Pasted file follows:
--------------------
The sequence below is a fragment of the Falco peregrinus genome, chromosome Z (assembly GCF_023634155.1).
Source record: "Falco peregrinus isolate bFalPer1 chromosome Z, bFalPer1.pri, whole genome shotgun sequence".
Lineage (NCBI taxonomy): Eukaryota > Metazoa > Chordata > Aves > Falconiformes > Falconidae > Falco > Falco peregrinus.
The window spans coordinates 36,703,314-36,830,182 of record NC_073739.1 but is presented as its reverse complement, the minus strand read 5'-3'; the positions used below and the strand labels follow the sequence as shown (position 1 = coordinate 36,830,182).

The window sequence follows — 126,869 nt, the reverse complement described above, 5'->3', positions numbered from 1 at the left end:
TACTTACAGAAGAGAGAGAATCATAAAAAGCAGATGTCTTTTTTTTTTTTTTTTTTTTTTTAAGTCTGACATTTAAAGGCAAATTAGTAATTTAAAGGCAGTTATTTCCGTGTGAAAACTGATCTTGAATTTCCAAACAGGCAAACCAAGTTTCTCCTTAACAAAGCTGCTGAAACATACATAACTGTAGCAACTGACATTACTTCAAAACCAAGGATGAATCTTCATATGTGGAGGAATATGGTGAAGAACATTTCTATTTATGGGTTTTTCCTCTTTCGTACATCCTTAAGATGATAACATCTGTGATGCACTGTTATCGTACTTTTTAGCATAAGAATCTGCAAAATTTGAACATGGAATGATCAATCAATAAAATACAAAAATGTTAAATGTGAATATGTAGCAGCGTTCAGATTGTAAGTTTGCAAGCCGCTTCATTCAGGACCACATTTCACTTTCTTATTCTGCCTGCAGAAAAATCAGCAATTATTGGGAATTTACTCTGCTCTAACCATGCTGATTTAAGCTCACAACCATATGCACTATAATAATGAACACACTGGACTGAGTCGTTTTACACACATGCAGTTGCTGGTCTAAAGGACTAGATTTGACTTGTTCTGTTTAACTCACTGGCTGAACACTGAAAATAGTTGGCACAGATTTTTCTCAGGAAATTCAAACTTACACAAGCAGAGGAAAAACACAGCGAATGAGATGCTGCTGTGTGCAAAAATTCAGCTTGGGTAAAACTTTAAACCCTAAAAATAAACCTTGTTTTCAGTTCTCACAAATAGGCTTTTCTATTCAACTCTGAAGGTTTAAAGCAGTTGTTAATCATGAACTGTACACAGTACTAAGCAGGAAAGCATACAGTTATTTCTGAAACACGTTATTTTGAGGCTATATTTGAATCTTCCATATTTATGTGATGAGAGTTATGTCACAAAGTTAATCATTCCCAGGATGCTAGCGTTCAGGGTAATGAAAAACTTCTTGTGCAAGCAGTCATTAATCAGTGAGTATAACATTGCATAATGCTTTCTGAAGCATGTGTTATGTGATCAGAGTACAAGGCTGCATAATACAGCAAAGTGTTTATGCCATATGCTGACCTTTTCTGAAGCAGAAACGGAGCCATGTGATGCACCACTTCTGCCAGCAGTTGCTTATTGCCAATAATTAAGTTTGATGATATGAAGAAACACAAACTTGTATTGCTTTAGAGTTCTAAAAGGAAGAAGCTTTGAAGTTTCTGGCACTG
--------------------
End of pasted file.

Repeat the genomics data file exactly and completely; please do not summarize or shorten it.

The sequence below is a fragment of the Falco peregrinus genome, chromosome Z (assembly GCF_023634155.1).
Source record: "Falco peregrinus isolate bFalPer1 chromosome Z, bFalPer1.pri, whole genome shotgun sequence".
Lineage (NCBI taxonomy): Eukaryota > Metazoa > Chordata > Aves > Falconiformes > Falconidae > Falco > Falco peregrinus.
The window spans coordinates 36,703,314-36,830,182 of record NC_073739.1 but is presented as its reverse complement, the minus strand read 5'-3'; the positions used below and the strand labels follow the sequence as shown (position 1 = coordinate 36,830,182).

The window sequence follows — 126,869 nt, the reverse complement described above, 5'->3', positions numbered from 1 at the left end:
TACTTACAGAAGAGAGAGAATCATAAAAAGCAGATGTCTTTTTTTTTTTTTTTTTTTTTTTAAGTCTGACATTTAAAGGCAAATTAGTAATTTAAAGGCAGTTATTTCCGTGTGAAAACTGATCTTGAATTTCCAAACAGGCAAACCAAGTTTCTCCTTAACAAAGCTGCTGAAACATACATAACTGTAGCAACTGACATTACTTCAAAACCAAGGATGAATCTTCATATGTGGAGGAATATGGTGAAGAACATTTCTATTTATGGGTTTTTCCTCTTTCGTACATCCTTAAGATGATAACATCTGTGATGCACTGTTATCGTACTTTTTAGCATAAGAATCTGCAAAATTTGAACATGGAATGATCAATCAATAAAATACAAAAATGTTAAATGTGAATATGTAGCAGCGTTCAGATTGTAAGTTTGCAAGCCGCTTCATTCAGGACCACATTTCACTTTCTTATTCTGCCTGCAGAAAAATCAGCAATTATTGGGAATTTACTCTGCTCTAACCATGCTGATTTAAGCTCACAACCATATGCACTATAATAATGAACACACTGGACTGAGTCGTTTTACACACATGCAGTTGCTGGTCTAAAGGACTAGATTTGACTTGTTCTGTTTAACTCACTGGCTGAACACTGAAAATAGTTGGCACAGATTTTTCTCAGGAAATTCAAACTTACACAAGCAGAGGAAAAACACAGCGAATGAGATGCTGCTGTGTGCAAAAATTCAGCTTGGGTAAAACTTTAAACCCTAAAAATAAACCTTGTTTTCAGTTCTCACAAATAGGCTTTTCTATTCAACTCTGAAGGTTTAAAGCAGTTGTTAATCATGAACTGTACACAGTACTAAGCAGGAAAGCATACAGTTATTTCTGAAACACGTTATTTTGAGGCTATATTTGAATCTTCCATATTTATGTGATGAGAGTTATGTCACAAAGTTAATCATTCCCAGGATGCTAGCGTTCAGGGTAATGAAAAACTTCTTGTGCAAGCAGTCATTAATCAGTGAGTATAACATTGCATAATGCTTTCTGAAGCATGTGTTATGTGATCAGAGTACAAGGCTGCATAATACAGCAAAGTGTTTATGCCATATGCTGACCTTTTCTGAAGCAGAAACGGAGCCATGTGATGCACCACTTCTGCCAGCAGTTGCTTATTGCCAATAATTAAGTTTGATGATATGAAGAAACACAAACTTGTATTGCTTTAGAGTTCTAAAAGGAAGAAGCTTTGAAGTTTCTGGCACTG